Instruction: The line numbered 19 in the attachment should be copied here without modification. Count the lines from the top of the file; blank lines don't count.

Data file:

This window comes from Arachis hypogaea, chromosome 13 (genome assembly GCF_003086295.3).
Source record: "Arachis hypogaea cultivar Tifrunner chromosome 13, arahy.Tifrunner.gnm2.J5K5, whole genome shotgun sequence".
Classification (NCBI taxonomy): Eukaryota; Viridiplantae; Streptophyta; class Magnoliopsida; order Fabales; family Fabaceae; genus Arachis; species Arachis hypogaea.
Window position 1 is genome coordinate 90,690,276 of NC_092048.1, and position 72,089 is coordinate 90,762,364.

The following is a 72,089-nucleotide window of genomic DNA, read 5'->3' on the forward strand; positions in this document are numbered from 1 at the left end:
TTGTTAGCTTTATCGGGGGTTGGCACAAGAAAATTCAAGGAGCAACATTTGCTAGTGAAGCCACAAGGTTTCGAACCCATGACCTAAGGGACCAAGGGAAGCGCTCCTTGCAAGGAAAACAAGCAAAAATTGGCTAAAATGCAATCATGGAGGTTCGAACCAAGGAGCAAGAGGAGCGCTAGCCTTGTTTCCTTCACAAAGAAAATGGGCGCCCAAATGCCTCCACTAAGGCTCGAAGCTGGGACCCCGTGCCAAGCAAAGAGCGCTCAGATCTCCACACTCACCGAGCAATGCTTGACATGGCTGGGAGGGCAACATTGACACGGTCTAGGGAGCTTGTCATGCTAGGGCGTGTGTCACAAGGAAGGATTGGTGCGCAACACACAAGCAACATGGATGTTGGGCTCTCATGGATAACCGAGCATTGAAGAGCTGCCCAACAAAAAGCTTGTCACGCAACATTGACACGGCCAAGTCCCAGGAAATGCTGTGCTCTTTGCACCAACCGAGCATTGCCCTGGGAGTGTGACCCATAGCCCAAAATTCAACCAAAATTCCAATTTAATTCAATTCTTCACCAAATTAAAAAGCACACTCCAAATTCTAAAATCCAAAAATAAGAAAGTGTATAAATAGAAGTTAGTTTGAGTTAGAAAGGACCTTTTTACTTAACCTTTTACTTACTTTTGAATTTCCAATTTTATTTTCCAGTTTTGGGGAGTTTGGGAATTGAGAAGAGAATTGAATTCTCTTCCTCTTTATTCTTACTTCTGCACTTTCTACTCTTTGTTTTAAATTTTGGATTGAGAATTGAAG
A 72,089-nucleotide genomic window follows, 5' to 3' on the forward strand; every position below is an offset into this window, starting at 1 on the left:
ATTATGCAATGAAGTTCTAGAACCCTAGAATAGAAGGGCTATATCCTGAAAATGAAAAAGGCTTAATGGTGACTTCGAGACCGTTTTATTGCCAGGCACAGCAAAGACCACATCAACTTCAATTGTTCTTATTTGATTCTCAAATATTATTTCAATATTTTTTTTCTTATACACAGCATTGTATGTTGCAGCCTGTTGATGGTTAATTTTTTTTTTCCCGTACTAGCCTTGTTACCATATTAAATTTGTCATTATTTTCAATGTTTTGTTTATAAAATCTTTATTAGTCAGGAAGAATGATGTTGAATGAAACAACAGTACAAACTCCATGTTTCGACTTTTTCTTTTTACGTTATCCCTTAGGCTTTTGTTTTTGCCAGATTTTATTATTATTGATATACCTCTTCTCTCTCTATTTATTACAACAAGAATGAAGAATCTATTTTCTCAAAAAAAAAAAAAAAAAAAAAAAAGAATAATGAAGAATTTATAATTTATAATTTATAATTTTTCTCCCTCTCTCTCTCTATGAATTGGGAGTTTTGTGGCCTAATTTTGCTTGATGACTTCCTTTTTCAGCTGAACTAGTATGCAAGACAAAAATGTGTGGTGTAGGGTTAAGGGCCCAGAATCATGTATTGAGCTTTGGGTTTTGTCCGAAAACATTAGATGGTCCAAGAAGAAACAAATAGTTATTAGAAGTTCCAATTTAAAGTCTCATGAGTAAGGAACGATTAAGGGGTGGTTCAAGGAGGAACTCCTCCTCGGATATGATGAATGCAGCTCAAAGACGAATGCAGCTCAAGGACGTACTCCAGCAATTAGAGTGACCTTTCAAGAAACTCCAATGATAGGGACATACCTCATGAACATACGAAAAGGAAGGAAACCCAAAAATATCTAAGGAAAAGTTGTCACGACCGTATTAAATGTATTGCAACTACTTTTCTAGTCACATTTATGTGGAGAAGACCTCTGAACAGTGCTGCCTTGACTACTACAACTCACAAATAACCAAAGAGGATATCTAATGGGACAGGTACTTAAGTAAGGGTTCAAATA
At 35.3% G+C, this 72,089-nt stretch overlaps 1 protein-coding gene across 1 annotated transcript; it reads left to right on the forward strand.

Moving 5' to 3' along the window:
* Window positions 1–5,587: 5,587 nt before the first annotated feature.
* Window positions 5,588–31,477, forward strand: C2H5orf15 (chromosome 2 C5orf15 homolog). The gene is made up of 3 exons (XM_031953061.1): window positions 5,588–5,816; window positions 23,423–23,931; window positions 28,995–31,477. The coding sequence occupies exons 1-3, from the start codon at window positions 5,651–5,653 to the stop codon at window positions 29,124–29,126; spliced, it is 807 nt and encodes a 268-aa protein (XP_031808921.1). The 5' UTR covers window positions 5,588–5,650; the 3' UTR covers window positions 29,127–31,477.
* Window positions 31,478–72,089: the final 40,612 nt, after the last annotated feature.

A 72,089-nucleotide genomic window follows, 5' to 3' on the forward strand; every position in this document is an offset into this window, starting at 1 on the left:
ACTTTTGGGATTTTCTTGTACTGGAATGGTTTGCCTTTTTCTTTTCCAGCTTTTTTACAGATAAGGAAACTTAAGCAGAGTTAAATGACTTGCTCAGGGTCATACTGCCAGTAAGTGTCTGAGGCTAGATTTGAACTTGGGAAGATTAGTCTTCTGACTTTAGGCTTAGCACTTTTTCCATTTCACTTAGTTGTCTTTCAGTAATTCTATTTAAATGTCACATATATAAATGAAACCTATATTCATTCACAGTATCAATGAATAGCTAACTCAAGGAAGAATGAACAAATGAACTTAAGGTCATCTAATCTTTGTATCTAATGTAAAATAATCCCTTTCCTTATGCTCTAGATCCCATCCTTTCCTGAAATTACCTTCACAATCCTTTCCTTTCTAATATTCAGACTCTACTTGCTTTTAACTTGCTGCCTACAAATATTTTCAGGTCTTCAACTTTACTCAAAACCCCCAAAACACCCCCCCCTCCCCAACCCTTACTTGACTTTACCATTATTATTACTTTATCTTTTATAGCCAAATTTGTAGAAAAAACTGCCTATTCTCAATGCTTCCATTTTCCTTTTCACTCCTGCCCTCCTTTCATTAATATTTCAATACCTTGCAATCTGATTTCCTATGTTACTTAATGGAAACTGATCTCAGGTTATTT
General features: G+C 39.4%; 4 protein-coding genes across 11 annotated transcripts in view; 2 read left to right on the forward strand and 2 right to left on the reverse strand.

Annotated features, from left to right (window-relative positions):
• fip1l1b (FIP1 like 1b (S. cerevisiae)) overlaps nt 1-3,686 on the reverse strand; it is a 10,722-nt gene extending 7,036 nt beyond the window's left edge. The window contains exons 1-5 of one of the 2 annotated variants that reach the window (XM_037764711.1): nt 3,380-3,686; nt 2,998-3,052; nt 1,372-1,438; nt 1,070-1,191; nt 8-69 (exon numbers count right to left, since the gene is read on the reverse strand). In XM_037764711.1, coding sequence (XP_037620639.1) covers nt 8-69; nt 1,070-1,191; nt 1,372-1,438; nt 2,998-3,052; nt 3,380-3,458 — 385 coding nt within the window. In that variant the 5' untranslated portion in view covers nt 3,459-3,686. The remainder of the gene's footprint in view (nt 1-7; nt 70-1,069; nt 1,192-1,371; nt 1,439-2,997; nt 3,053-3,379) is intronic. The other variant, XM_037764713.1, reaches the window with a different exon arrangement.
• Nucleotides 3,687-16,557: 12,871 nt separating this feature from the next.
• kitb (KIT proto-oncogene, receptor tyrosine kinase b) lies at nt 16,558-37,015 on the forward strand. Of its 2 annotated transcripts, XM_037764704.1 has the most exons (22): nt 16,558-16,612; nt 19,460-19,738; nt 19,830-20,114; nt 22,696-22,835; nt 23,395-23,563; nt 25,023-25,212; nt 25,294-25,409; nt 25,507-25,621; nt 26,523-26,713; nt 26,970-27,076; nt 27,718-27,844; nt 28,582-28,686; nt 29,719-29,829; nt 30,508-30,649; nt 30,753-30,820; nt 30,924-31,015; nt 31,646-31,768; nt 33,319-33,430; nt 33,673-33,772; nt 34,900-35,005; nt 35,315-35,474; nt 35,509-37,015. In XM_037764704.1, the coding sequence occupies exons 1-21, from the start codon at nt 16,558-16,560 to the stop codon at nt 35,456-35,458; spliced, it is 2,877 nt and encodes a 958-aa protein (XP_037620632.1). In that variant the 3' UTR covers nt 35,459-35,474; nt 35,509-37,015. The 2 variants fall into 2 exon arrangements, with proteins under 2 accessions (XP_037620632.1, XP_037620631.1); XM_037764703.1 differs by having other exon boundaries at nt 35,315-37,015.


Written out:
• Nucleotides 3,687-16,557: 12,871 nt separating this feature from the next.